Can Corporate America continue to cut its way to profits?
If you're betting that stocks will rise in 2011, the answer is critical. Profits jumped last year largely because companies ran smarter and squeezed more from workers. Sales are picking up, but probably not enough to keep profits from rising fast in the new year unless companies can get even more out of their workers.
"How can they squeeze costs more than they are now?" asks Howard Silverblatt, a senior analyst at Standard & Poor's. "Are they going to fire more people? We're down to the skeleton."
Professional stock pickers aren't worried. They expect margins, or the profit made on each sale, will near a record this year. By the end of 2011, U.S. companies will be pocketing $9.50 in profit for every $100 in sales, or 9.5 percent, exceeding a boom-time record that is considered a bit of an aberration, according to Standard & Poor's.
The average over nearly three decades is $7.10. A clue as to whether the experts are right comes next week as companies begin reporting their fourth-quarter results. If investors begin to doubt those lofty margins are within reach, stocks could tumble. The Standard & Poor's 500 index rose 15 percent last year. Experts predict the index will rise another 11 percent in 2011.
The problem with margins is that they have already risen seven quarters in a row. The average margin is now 8.95 percent, nearly two percentage points higher than average.
Margins tend to stay around the historical average for two reasons.
When the economy is weak, companies cut workers and exploit technology to boost margins. But there's a limit to the number of people you can lay off and the software you can buy. When the economy strengthens and people start buying what you're selling, you have to hire more people to meet the demand and pay more to keep them. Margins drop fast, often back to the average.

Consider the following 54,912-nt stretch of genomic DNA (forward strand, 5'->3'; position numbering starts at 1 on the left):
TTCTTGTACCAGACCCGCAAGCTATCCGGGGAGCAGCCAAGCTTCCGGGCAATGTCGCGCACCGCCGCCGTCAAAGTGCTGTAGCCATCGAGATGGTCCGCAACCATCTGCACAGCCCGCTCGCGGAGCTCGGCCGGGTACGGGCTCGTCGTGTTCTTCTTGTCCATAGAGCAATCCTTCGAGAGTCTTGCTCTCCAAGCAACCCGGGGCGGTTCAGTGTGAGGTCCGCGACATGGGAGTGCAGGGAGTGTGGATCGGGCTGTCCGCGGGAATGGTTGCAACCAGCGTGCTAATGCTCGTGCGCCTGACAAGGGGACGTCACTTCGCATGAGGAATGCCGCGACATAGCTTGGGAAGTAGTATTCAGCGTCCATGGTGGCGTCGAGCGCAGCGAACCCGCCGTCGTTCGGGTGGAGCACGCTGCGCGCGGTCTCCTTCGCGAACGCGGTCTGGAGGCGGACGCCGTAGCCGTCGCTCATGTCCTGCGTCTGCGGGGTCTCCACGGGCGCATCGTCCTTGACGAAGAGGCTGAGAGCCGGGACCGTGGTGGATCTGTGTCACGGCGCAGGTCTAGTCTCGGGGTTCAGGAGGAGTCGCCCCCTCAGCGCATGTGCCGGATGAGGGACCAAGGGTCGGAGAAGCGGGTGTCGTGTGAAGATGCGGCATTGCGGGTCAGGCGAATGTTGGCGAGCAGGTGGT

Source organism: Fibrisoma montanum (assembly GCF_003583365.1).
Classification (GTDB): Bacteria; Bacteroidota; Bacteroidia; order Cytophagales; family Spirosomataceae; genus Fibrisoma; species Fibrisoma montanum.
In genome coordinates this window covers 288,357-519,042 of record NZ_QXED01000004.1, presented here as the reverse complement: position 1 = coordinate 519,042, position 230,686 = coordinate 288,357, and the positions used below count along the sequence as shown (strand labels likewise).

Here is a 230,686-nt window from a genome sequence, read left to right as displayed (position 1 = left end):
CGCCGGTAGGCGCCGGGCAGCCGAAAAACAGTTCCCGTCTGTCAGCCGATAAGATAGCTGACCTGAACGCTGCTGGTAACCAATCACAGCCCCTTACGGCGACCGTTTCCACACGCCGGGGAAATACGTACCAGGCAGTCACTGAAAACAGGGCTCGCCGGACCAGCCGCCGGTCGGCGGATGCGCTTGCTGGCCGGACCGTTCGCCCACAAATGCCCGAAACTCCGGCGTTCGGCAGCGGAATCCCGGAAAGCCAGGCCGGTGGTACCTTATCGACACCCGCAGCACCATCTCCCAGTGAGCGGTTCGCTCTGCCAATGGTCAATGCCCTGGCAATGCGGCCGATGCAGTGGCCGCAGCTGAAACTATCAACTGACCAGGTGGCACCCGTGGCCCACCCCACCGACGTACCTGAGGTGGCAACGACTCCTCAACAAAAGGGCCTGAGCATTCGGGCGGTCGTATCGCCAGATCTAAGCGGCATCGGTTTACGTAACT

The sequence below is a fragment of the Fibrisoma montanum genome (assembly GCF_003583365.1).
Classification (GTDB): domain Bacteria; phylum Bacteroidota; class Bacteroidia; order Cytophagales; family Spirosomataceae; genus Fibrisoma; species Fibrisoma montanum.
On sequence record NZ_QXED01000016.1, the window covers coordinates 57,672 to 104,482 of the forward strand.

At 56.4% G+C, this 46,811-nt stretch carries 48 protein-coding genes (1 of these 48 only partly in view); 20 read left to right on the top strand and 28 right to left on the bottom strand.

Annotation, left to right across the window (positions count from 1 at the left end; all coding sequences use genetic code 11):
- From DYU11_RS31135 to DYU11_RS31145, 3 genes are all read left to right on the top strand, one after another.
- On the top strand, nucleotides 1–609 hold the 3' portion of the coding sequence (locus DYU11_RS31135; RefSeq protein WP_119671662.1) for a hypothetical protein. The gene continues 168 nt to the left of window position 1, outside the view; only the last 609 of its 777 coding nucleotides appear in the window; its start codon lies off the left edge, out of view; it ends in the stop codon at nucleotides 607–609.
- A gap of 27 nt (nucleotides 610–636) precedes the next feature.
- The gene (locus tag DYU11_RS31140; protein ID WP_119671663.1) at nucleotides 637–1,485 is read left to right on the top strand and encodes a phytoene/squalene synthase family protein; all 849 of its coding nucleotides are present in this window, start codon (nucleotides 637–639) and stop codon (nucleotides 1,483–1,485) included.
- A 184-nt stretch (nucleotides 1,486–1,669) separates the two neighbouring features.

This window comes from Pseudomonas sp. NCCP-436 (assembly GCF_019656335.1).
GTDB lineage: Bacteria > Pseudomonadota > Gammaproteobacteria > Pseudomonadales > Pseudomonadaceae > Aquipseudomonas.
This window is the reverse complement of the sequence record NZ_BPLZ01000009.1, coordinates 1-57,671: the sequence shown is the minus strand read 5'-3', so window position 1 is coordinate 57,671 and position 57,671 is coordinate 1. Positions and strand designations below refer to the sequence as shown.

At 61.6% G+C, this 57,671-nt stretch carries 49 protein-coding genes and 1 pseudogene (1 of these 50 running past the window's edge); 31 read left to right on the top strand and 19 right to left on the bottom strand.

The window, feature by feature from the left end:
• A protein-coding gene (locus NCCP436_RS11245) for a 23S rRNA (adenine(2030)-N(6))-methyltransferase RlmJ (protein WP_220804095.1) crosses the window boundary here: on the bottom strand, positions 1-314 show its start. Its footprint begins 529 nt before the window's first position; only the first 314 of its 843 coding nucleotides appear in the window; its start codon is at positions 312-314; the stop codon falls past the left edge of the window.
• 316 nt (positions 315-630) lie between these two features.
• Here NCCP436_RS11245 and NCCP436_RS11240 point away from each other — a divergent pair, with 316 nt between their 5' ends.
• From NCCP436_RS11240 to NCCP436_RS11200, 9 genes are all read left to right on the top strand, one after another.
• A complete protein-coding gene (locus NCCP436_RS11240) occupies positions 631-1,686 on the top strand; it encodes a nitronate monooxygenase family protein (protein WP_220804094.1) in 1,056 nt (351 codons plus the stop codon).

In a report Friday, London analyst Andrew Smithers wrote investors are fooling themselves that stocks are a bargain with margins so high. He says margins are certain to suffer a large fall. It's a lonely view but it's shared by distinguished company. Jeremy Grantham, the legendary Boston money manager who predicted the housing crash, says margins are abnormal and set to drop.
These two have been saying this for most of the past year and could be proven wrong again. UBS economist Larry Hatheway says companies have learned to operate much more efficiently than in past decades. They use more workers in India and China to drive labor costs down and shop around more for cheaper raw materials and parts.
Then there is the elixir of a recovering economy. People are buying more cars, and they went on the biggest holiday shopping spree since 2006. What's more, the government reported Friday that the jobless rate fell to 9.4 percent from 9.8 percent, though the rate fell mostly because many people gave up looking for jobs.
As companies begin to report earnings this week, watch closely those that could find it difficult to pass higher costs to consumers. Morgan Stanley strategist Adam Parker, who has written extensively about margins, lists more than a dozen in a report last week, among them Arm & Hammer banking soda maker Church & Dwight Co. and steel maker Nucor Corp.
Tally Leger, a strategist at Barclays Capital, predicts stocks will climb 14 percent this year on rising margins, but even he is worried. He notes that if the optimists are wrong even a little, the impact on corporate fortunes could be great. Wall Street analysts see earnings for the S&P 500 hitting a record $95 a share. But if the margins they assume are off by a dollar, earnings will come in 10 percent lower. That would be a big blow to a stock market that already reflects high expectations.
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